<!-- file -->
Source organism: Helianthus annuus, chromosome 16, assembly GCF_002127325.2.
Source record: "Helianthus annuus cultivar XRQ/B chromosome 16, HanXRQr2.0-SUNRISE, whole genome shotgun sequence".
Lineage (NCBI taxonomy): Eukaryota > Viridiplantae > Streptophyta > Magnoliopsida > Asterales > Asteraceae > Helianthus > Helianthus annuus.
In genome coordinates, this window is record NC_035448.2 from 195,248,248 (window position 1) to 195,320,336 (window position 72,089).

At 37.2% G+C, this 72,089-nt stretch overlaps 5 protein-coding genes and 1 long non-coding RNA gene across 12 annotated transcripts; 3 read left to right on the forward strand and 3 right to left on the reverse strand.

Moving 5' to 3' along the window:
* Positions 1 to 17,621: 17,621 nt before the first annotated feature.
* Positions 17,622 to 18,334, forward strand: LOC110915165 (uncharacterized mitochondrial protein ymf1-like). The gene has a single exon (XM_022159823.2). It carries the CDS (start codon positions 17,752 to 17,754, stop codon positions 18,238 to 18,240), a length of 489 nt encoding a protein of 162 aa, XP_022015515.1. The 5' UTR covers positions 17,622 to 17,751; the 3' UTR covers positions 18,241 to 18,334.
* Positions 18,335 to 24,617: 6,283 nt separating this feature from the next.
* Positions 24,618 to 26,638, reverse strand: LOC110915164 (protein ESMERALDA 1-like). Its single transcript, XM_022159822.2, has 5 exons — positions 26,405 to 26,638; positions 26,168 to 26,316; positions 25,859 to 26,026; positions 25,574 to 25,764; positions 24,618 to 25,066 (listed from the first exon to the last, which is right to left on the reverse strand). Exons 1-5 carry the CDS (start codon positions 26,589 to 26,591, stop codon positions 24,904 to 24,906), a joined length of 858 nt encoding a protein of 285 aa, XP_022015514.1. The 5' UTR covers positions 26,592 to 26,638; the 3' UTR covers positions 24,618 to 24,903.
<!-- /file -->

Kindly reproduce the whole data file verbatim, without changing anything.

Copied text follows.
Source organism: Helianthus annuus, chromosome 16, assembly GCF_002127325.2.
Source record: "Helianthus annuus cultivar XRQ/B chromosome 16, HanXRQr2.0-SUNRISE, whole genome shotgun sequence".
Lineage (NCBI taxonomy): Eukaryota > Viridiplantae > Streptophyta > Magnoliopsida > Asterales > Asteraceae > Helianthus > Helianthus annuus.
In genome coordinates, this window is record NC_035448.2 from 195,248,248 (window position 1) to 195,320,336 (window position 72,089).

At 37.2% G+C, this 72,089-nt stretch overlaps 5 protein-coding genes and 1 long non-coding RNA gene across 12 annotated transcripts; 3 read left to right on the forward strand and 3 right to left on the reverse strand.

Moving 5' to 3' along the window:
* Positions 1 to 17,621: 17,621 nt before the first annotated feature.
* Positions 17,622 to 18,334, forward strand: LOC110915165 (uncharacterized mitochondrial protein ymf1-like). The gene has a single exon (XM_022159823.2). It carries the CDS (start codon positions 17,752 to 17,754, stop codon positions 18,238 to 18,240), a length of 489 nt encoding a protein of 162 aa, XP_022015515.1. The 5' UTR covers positions 17,622 to 17,751; the 3' UTR covers positions 18,241 to 18,334.
* Positions 18,335 to 24,617: 6,283 nt separating this feature from the next.
* Positions 24,618 to 26,638, reverse strand: LOC110915164 (protein ESMERALDA 1-like). Its single transcript, XM_022159822.2, has 5 exons — positions 26,405 to 26,638; positions 26,168 to 26,316; positions 25,859 to 26,026; positions 25,574 to 25,764; positions 24,618 to 25,066 (listed from the first exon to the last, which is right to left on the reverse strand). Exons 1-5 carry the CDS (start codon positions 26,589 to 26,591, stop codon positions 24,904 to 24,906), a joined length of 858 nt encoding a protein of 285 aa, XP_022015514.1. The 5' UTR covers positions 26,592 to 26,638; the 3' UTR covers positions 24,618 to 24,903.